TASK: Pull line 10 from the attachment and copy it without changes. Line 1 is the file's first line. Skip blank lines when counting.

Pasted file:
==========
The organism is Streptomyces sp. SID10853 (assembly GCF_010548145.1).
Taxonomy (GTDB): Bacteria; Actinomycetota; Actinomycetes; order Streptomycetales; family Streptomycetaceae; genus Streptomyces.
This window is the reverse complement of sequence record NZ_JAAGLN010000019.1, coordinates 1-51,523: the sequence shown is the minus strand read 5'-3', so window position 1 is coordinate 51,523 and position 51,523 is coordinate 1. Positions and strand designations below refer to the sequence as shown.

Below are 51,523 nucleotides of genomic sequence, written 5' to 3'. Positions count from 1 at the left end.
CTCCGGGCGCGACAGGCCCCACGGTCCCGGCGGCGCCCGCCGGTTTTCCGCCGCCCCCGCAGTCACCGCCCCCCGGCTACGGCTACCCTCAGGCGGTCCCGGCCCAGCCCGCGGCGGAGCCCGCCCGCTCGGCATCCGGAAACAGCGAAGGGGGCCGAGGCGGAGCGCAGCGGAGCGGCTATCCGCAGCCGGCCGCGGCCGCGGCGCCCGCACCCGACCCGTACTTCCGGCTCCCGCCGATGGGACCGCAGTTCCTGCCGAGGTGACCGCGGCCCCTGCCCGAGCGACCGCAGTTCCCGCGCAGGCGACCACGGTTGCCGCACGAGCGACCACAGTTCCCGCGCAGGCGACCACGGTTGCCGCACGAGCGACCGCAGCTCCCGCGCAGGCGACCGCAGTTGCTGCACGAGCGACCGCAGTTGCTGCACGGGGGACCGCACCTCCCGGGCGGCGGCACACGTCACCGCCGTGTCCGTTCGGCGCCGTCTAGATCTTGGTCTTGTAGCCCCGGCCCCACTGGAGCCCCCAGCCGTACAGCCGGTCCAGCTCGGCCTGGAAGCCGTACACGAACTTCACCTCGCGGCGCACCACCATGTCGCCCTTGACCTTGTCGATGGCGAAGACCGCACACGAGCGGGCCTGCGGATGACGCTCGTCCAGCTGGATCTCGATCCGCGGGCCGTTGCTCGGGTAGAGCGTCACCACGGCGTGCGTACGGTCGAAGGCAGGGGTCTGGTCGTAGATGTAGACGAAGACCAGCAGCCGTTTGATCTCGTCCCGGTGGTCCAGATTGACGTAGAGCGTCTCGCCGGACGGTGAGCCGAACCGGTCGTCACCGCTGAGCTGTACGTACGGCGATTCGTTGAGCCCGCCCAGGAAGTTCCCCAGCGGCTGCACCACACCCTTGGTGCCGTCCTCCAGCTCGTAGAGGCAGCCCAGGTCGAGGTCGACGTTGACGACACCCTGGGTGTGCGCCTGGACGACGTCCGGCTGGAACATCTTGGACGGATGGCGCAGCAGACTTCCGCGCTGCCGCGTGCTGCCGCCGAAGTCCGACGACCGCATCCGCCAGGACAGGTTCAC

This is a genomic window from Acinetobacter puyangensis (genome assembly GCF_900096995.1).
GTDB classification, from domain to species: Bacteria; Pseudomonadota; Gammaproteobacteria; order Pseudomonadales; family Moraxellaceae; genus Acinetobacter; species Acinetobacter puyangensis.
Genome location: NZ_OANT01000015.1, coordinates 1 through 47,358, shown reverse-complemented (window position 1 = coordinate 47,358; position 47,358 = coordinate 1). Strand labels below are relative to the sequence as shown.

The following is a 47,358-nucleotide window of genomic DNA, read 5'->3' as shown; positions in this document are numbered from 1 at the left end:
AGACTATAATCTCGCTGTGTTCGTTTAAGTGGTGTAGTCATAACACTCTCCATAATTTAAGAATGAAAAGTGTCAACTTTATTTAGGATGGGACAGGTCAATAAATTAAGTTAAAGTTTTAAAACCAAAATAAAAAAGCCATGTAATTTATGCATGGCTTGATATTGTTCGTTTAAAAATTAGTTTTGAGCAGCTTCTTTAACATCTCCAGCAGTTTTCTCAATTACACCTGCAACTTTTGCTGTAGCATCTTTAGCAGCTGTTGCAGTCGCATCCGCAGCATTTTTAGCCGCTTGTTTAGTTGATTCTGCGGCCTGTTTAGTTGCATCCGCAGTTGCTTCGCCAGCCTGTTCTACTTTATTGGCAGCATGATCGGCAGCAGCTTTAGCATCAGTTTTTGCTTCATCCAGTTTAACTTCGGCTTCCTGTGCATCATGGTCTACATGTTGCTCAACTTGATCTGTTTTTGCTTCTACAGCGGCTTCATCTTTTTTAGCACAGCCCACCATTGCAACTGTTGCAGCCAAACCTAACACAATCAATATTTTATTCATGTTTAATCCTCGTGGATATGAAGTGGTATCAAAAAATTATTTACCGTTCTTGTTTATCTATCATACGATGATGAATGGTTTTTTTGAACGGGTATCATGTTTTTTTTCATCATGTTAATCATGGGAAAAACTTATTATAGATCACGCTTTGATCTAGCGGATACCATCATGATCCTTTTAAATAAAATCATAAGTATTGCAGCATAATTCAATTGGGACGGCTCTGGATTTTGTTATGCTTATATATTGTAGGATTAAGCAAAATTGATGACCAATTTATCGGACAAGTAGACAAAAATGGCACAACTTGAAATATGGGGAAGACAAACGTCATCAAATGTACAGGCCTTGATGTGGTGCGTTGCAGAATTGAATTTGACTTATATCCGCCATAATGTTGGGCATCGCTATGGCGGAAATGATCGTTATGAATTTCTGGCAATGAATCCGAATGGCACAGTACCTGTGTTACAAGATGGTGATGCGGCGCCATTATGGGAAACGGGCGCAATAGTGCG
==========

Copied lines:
AGACTATAATCTCGCTGTGTTCGTTTAAGTGGTGTAGTCATAACACTCTCCATAATTTAAGAATGAAAAGTGTCAACTTTATTTAGGATGGGACAGGTCAATAAATTAAGTTAAAGTTTTAAAACCAAAATAAAAAAGCCATGTAATTTATGCATGGCTTGATATTGTTCGTTTAAAAATTAGTTTTGAGCAGCTTCTTTAACATCTCCAGCAGTTTTCTCAATTACACCTGCAACTTTTGCTGTAGCATCTTTAGCAGCTGTTGCAGTCGCATCCGCAGCATTTTTAGCCGCTTGTTTAGTTGATTCTGCGGCCTGTTTAGTTGCATCCGCAGTTGCTTCGCCAGCCTGTTCTACTTTATTGGCAGCATGATCGGCAGCAGCTTTAGCATCAGTTTTTGCTTCATCCAGTTTAACTTCGGCTTCCTGTGCATCATGGTCTACATGTTGCTCAACTTGATCTGTTTTTGCTTCTACAGCGGCTTCATCTTTTTTAGCACAGCCCACCATTGCAACTGTTGCAGCCAAACCTAACACAATCAATATTTTATTCATGTTTAATCCTCGTGGATATGAAGTGGTATCAAAAAATTATTTACCGTTCTTGTTTATCTATCATACGATGATGAATGGTTTTTTTGAACGGGTATCATGTTTTTTTTCATCATGTTAATCATGGGAAAAACTTATTATAGATCACGCTTTGATCTAGCGGATACCATCATGATCCTTTTAAATAAAATCATAAGTATTGCAGCATAATTCAATTGGGACGGCTCTGGATTTTGTTATGCTTATATATTGTAGGATTAAGCAAAATTGATGACCAATTTATCGGACAAGTAGACAAAAATGGCACAACTTGAAATATGGGGAAGACAAACGTCATCAAATGTACAGGCCTTGATGTGGTGCGTTGCAGAATTGAATTTGACTTATATCCGCCATAATGTTGGGCATCGCTATGGCGGAAATGATCGTTATGAATTTCTGGCAATGAATCCGAATGGCACAGTACCTGTGTTACAAGATGGTGATGCGGCGCCATTATGGGAAACGGGCGCAATAGTGCG